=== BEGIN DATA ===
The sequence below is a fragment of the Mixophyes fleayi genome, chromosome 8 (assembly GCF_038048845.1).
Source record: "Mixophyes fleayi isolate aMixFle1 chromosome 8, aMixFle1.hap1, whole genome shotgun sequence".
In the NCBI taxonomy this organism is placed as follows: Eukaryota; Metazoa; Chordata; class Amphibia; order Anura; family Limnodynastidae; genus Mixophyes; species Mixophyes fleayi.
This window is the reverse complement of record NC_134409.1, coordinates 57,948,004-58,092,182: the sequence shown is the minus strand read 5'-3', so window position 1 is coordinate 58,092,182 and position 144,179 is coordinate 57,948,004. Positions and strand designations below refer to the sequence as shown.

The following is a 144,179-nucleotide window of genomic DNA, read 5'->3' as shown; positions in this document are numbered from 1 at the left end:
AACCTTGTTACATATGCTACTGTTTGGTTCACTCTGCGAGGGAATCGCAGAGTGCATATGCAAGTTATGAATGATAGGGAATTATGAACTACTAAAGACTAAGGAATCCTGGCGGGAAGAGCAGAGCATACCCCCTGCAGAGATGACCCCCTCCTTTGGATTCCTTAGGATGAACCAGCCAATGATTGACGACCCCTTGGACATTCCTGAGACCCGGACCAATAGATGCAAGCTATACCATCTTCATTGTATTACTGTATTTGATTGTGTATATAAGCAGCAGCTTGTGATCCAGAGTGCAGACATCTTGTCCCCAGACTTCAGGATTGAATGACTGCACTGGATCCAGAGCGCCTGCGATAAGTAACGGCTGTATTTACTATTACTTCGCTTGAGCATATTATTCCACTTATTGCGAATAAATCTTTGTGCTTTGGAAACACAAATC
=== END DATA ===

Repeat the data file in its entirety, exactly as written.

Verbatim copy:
The sequence below is a fragment of the Mixophyes fleayi genome, chromosome 8 (assembly GCF_038048845.1).
Source record: "Mixophyes fleayi isolate aMixFle1 chromosome 8, aMixFle1.hap1, whole genome shotgun sequence".
In the NCBI taxonomy this organism is placed as follows: Eukaryota; Metazoa; Chordata; class Amphibia; order Anura; family Limnodynastidae; genus Mixophyes; species Mixophyes fleayi.
This window is the reverse complement of record NC_134409.1, coordinates 57,948,004-58,092,182: the sequence shown is the minus strand read 5'-3', so window position 1 is coordinate 58,092,182 and position 144,179 is coordinate 57,948,004. Positions and strand designations below refer to the sequence as shown.

The following is a 144,179-nucleotide window of genomic DNA, read 5'->3' as shown; positions in this document are numbered from 1 at the left end:
AACCTTGTTACATATGCTACTGTTTGGTTCACTCTGCGAGGGAATCGCAGAGTGCATATGCAAGTTATGAATGATAGGGAATTATGAACTACTAAAGACTAAGGAATCCTGGCGGGAAGAGCAGAGCATACCCCCTGCAGAGATGACCCCCTCCTTTGGATTCCTTAGGATGAACCAGCCAATGATTGACGACCCCTTGGACATTCCTGAGACCCGGACCAATAGATGCAAGCTATACCATCTTCATTGTATTACTGTATTTGATTGTGTATATAAGCAGCAGCTTGTGATCCAGAGTGCAGACATCTTGTCCCCAGACTTCAGGATTGAATGACTGCACTGGATCCAGAGCGCCTGCGATAAGTAACGGCTGTATTTACTATTACTTCGCTTGAGCATATTATTCCACTTATTGCGAATAAATCTTTGTGCTTTGGAAACACAAATC